FORT LIBERTY, N.C. – Fort Liberty Child and Youth Services successfully completed the calendar year 2023 Army Higher Headquarters Inspection the week of Sept. 25 through Sept. 29, which only found 87 findings, a decrease from 207 in 2022.
The CYS team received positive feedback from the inspection team, and the inspection team chief imparted that certain best practices at the installation would be shared and implemented at other garrisons.
“Margaret Lilly and our entire CYS team showed why our child development centers and our child and youth programs are truly the best in the Army,” said Col. John Wilcox, Fort Liberty Garrison Commander.
The AHHI is an annual unannounced inspection where subject matter experts from Installation Command G9 (Family and Morale, Welfare and Recreation) inspect each CYS facility and program. Each type of facility has its own criteria, and with 17 facilities, that results in roughly 4,000 different items checked.
Lilly explained how this year’s inspection saw a significant increase in time spent with inspectors inside the facilities. In prior years, the inspections had been seen mainly as quick snapshots. But that began to change last year, and this year, inspectors spent upwards of six to eight hours at the locations.
“I am totally proud of child and youth services this year,” beamed CYS Chief Margaret Lilly. “In each facility, we hang our CYS banner, which reads, ‘Support for Army Families Found Here.’ And for us, it’s not just words. We want people to know we’re here, and we believe in our mission.”
One of the reasons for the reduced findings this year is thanks to the efforts of the parent central services team. The team has worked hard since last year’s inspection to implement an improved plan for tracking vacancies and spaces across the CYS programs. Their efforts decreased the time between an opening becoming available and the notification to the Family.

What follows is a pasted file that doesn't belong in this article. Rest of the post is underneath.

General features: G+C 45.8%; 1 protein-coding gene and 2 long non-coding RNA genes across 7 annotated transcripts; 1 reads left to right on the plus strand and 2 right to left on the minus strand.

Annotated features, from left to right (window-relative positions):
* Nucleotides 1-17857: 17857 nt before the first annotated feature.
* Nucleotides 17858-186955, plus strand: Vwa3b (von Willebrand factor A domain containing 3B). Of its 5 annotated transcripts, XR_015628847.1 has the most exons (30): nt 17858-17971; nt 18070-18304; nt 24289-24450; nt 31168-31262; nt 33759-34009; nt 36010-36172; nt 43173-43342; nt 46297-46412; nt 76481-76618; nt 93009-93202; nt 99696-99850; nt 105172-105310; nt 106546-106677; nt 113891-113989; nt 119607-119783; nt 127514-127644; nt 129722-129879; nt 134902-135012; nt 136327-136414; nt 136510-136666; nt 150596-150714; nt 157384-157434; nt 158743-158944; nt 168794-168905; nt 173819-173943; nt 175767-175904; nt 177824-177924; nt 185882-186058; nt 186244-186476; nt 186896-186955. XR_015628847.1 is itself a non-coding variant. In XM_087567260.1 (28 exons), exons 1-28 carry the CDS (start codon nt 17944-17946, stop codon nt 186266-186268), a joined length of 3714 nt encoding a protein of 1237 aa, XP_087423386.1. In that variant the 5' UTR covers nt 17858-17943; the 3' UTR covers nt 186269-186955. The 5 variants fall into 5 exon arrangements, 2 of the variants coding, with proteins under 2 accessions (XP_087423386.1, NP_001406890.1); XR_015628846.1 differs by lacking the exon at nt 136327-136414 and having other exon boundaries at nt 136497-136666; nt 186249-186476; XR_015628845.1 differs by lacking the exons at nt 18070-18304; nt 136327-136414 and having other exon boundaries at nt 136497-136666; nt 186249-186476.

This year, Stout CDC stood above the rest. Other than some faded stickers on the playground equipment, there were no other findings, despite the inspector calling in a second set of eyes. And even those stickers were shown to already be on order.
The inspection team also recognized Rodgers CDC for its “Inside-Outside” infant individual activity plans and the intention to share the program with other installations. This innovative program involves switching up activities associated with either the indoors or outdoors and flipping them around. This way, what can be done outside can be done inside and vice versa.
The CYS team has faced a significant staffing shortage for the past two years. Recently, many vacancies have been filled, allowing more children to enter facilities. With an influx of new staff members, the improved findings reflect the team’s hard work.
“I wanted to give accolades to the team for welcoming in, mentoring, and coaching all the new staff members,” said Lilly. “It really shows how much work they’ve put in with such a major inspection and having so few findings.”
To learn more about CYS and the programs provided for Soldiers and their Families go to https://liberty.armymwr.com/categories/cys-services.
|Date Posted:||10.20.2023 15:10|
|Location:||FORT LIBERTY, NC, US|
This work, Fort Liberty CYS receives accolades during annual inspection for best practices, by Jacqueline Hill, identified by DVIDS, must comply with the restrictions shown on https://www.dvidshub.net/about/copyright.